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[November 21] Good Wife, Wise Mother with Fang Yu Hu

On Thursday, November 21 from 3:30 to 5pm in THO 317 and online, Dr. Fang Yu Hu will discuss her latest monograph, Good Wife, Wise Mother: Educating Han Taiwanese Girls Under Japanese Rule (UW Press, 2024). Click here to register or use the QR code below.

In 1897, two years after Japan began its half-century rise as an imperial power, it inaugurated an ambitious experiment to make modern Japanese citizens out of Han Taiwanese schoolgirls in its first overseas colony, Taiwan. The goal of this education was to train Taiwanese boys and men to become government clerks and teachers, and girls and women to become “good wives, wise mothers” (ryōsai kenbo). This gendered education was part of dōka, the Japanese assimilation program, as it sought to make everyone in the empire “Japanese” as equals by teaching the Japanese language and imperial ethics with gendered roles.

Using periodicals, textbooks, fictions, and oral histories and interviews, Hu’s book investigates the creation, implementation, and impact of Japanese colonial education in Taiwan by examining gender, ethnicity, and socioeconomic status. Focusing on the Han population, the ethnic majority in Taiwan, and viewing it through the lens of girls’ education, her book highlights Taiwan’s uniqueness as a colonial crossroads between Han Taiwanese customs and Japanese ideas and practices. By examining the discourse and implementation of this ideal womanhood in Taiwan, Hu argues that dōka was always gendered, and thus minimized the ethnic and gender equality that it promised.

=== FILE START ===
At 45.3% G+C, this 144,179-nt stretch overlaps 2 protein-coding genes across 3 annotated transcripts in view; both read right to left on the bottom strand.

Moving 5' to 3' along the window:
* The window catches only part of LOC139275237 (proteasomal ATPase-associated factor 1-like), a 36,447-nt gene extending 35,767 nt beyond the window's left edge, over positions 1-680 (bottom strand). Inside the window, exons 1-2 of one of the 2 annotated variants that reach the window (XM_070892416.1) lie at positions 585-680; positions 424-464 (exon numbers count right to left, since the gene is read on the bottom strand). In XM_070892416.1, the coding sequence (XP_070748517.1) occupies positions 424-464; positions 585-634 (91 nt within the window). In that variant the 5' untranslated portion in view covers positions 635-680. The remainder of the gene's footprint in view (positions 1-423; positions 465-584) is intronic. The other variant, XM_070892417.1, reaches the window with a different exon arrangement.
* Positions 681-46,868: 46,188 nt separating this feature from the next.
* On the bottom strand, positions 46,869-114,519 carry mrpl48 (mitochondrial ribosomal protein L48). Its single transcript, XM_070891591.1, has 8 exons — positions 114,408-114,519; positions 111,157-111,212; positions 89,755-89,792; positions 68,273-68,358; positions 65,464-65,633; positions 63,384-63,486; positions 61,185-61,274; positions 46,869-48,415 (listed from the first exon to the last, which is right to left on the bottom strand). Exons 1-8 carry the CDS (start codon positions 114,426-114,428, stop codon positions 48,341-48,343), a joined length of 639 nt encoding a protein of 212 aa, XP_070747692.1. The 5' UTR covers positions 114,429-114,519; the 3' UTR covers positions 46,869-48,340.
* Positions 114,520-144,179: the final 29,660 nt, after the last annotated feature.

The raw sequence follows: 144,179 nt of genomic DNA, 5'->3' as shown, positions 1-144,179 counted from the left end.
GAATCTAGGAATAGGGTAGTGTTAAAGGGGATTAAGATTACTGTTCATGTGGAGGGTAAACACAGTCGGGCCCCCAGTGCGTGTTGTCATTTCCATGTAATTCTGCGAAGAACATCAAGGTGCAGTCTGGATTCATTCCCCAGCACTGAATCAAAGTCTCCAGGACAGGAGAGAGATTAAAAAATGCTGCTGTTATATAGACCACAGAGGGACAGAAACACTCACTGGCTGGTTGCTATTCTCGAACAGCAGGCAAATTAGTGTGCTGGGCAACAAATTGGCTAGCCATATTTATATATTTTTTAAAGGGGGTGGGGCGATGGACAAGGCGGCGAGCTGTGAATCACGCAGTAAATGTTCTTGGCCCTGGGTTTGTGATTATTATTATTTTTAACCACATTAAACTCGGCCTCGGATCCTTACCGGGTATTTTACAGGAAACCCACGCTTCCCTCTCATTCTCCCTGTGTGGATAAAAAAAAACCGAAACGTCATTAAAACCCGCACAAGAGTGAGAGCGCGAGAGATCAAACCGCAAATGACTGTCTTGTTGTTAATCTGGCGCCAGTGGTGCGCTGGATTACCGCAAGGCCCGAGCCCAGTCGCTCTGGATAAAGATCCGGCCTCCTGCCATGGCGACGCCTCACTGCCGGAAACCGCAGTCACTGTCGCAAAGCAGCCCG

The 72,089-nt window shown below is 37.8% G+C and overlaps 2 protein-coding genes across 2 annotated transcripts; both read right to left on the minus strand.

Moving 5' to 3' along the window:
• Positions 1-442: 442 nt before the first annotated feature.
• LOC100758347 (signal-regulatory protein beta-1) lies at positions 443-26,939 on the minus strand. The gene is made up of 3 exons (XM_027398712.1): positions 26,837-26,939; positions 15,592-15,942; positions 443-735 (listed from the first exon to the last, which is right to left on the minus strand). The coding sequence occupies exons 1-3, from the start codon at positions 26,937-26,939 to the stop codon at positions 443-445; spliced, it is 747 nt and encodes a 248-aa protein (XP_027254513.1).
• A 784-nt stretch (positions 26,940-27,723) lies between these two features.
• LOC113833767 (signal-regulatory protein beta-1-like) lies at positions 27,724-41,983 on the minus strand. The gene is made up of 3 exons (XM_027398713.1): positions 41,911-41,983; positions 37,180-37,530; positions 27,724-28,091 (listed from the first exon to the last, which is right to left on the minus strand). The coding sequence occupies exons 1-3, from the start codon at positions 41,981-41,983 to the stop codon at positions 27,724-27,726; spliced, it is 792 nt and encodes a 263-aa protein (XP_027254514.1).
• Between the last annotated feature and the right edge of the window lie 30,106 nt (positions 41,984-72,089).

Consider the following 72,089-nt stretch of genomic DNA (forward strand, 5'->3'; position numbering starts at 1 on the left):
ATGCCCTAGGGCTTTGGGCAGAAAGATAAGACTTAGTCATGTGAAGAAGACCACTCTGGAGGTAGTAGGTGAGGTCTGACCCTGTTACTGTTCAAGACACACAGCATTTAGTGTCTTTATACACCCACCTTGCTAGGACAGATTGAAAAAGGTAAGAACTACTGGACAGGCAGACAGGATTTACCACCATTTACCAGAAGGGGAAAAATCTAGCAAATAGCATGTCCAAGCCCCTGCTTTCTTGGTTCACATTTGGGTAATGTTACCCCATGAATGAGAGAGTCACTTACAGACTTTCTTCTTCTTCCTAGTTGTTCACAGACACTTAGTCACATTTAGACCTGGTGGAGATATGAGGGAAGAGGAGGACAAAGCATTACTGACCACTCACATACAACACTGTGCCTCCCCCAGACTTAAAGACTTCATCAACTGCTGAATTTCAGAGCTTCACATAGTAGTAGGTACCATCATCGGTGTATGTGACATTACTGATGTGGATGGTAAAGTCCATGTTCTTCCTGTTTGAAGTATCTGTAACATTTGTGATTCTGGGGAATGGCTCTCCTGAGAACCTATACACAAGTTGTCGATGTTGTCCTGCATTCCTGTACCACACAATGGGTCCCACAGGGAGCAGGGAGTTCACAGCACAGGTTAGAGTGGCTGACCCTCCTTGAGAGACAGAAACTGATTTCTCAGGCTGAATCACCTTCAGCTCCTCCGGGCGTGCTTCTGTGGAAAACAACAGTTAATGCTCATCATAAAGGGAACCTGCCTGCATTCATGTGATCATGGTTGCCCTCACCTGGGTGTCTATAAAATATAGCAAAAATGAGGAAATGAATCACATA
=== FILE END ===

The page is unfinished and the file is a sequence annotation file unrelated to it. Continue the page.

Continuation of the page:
Dr. Fang Yu Hu is Assistant Professor of History at Cal Poly Pomona. She received her B.A. in history from UC Berkeley, M.A. in social sciences from the University of Chicago, and M.A. and Ph.D. in history from UC Santa Cruz. Dr. Hu has received grants from Academia Sinica, the American Association of University Women, Andrew W. Mellon Foundation, Chiang Ching-kuo Foundation, Social Science Research Council, University of California Pacific Rim Research Program, and the University of Tennessee at Chattanooga to fund her scholarship. She has published in the journals ERAS of Monash University and Twentieth-Century China.

This event was made possible by the generous support of the Chiang Ching-kuo Foundation for International Scholarly Exchange.